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All IPCC definitions taken from Climate Change 2007: The Physical Science Basis. Working Group I Contribution to the Fourth Assessment Report of the Intergovernmental Panel on Climate Change, Annex I, Glossary, pp. 941-954. Cambridge University Press.

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Climate Hustle

How sensitive is our climate?

What the science says...

Select a level... Basic Intermediate Advanced

Net positive feedback is confirmed by many different lines of evidence.

Climate Myth...

Climate sensitivity is low
"His [Dr Spencer's] latest research demonstrates that – in the short term, at any rate – the temperature feedbacks that the IPCC imagines will greatly amplify any initial warming caused by CO2 are net-negative, attenuating the warming they are supposed to enhance. His best estimate is that the warming in response to a doubling of CO2 concentration, which may happen this century unless the usual suspects get away with shutting down the economies of the West, will be a harmless 1 Fahrenheit degree, not the 6 F predicted by the IPCC." (Christopher Monckton)


Climate sensitivity is the estimate of how much the earth's climate will warm in response to the increased greenhouse effect if we double the amount of carbon dioxide in the atmosphere.  This includes feedbacks which can either amplify or dampen that warming.  This is very important because if it is low, as some climate 'skeptics' argue, then the planet will warm slowly and we will have more time to react and adapt.  If sensitivity is high, then we could be in for a very bad time indeed.

There are two ways of working out what climate sensitivity is. The first method is by modelling:

Climate models have predicted the least temperature rise would be on average 1.65°C (2.97°F) , but upper estimates vary a lot, averaging 5.2°C (9.36°F). Current best estimates are for a rise of around 3°C (5.4°F), with a likely maximum of 4.5°C (8.1°F).

The second method calculates climate sensitivity directly from physical evidence, by looking at climate changes in the distant past:

adapted fig 3a

Various paleoclimate-based equilibrium climate sensitivity estimates from a range of geologic eras.  Adapted from PALEOSENS (2012) Figure 3a by John Cook.

These calculations use data from sources like ice cores to work out how much additional heat the doubling of greenhouse gases will produce.  These estimates are very consistent, finding between 2 and 4.5°C global surface warming in response to doubled carbon dioxide.

It’s all a matter of degree

All the models and evidence confirm a minimum warming close to 2°C for a doubling of atmospheric CO2 with a most likely value of 3°C and the potential to warm 4.5°C or even more. Even such a small rise would signal many damaging and highly disruptive changes to the environment. In this light, the arguments against reducing greenhouse gas emissions because of climate sensitivity are a form of gambling. A minority claim the climate is less sensitive than we think, the implication being we don’t need to do anything much about it. Others suggest that because we can't tell for sure, we should wait and see.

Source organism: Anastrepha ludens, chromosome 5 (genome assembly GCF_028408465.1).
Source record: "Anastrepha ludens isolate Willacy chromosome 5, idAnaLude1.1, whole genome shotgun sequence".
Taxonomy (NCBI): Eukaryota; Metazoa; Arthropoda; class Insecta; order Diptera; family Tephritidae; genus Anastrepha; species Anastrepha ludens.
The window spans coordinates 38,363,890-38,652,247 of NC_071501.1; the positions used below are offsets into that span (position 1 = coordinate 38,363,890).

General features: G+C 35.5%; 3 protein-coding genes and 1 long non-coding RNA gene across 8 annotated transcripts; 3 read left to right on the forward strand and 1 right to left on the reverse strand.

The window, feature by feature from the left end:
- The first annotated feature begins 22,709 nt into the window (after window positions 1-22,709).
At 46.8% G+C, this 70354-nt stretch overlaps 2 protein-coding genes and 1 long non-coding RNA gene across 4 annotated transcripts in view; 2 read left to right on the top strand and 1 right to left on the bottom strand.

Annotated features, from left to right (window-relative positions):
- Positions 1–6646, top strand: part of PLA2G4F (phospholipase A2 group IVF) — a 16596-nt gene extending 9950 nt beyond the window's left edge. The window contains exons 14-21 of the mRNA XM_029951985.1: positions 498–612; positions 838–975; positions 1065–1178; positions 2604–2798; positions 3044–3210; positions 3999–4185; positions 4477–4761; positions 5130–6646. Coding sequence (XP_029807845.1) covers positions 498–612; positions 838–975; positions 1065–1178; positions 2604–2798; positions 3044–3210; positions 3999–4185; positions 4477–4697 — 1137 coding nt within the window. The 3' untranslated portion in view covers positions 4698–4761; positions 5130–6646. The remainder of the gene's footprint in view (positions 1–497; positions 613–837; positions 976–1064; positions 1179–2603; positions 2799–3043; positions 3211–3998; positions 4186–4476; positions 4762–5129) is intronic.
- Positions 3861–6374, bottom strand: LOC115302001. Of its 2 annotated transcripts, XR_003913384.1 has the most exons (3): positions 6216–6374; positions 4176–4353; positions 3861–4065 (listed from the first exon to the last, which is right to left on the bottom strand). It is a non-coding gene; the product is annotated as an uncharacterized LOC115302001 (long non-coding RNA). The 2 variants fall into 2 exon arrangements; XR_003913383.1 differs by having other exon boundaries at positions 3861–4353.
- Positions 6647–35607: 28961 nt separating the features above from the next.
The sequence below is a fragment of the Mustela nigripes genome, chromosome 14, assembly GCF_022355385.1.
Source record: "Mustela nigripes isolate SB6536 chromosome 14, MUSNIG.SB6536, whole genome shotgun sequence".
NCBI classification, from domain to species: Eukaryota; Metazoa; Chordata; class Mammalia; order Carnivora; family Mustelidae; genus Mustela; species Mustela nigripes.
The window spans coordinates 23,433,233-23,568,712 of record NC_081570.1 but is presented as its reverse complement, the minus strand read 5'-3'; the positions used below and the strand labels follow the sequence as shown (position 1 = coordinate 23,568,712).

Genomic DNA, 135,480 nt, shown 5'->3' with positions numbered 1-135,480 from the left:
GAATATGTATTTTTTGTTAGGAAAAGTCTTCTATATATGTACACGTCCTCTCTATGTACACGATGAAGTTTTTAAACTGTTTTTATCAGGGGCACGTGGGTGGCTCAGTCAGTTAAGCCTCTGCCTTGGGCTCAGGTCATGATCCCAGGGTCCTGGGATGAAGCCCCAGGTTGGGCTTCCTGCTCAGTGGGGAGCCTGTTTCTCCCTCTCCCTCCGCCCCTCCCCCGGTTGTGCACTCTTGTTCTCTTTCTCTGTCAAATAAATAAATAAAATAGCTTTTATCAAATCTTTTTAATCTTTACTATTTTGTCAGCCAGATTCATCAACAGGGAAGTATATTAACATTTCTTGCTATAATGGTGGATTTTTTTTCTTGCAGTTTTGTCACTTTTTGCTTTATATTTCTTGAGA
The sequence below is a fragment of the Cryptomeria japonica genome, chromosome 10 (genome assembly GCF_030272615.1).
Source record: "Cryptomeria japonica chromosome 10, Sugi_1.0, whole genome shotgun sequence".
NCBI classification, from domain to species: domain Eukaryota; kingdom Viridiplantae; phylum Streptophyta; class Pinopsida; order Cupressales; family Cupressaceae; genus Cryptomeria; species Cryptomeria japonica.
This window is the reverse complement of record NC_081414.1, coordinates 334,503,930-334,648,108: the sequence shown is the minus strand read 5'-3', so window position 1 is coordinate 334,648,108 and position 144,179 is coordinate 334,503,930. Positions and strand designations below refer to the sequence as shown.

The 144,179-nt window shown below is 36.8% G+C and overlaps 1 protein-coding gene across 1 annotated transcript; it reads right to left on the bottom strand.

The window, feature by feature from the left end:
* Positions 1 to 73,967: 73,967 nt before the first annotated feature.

In truth, nobody knows for sure quite how much the temperature will rise, but rise it will. Inaction or complacency heightens risk, gambling with the entire ecology of the planet, and the welfare of everyone on it.

Basic rebuttal written by GPWayne

Update July 2015:

Here is the relevant lecture-video from Denial101x - Making Sense of Climate Science Denial

Last updated on 5 July 2015 by skeptickev. View Archives

Printable Version  |  Offline PDF Version  |  Link to this page

Related Arguments

Further reading

Tamino posts a useful article Uncertain Sensitivity that looks at how positive feedbacks are calculated, explaining why the probability distribution of climate sensitivity has such a long tail.

There have been a number of critiques of Schwartz' paper:


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Comments 301 to 307 out of 307:

  1. I'll have a post on that paper next week, DSL. I wouldn't say they've constrained climate sensitivity - more accurately they showed that models with climate sensitivity below 3°C don't simulate cloud changes very well, so climate sensitivity is likely on the high end.
  2. dana1981 - Actually, it's that those models with low sensitivity don't simulate humidity changes very well, not clouds. They note that clouds are a more difficult phenomena to observe, too.

    Fasullo and Trenberth 2012 (described here) appears to be much in the same vein as Spencer and Braswell 2011, where they examined how climate models matched observations, although S&B 2011 was clearly refuted due to poor technique and the exclusion of models they themselves tested which refuted their conclusions.
  3. KR @302 - yes, to be precise Fasullo and Trenberth are looking at relative humidity changes in the subtropics, which are related to subtropical cloud formation. Anyway, more details in the post next week.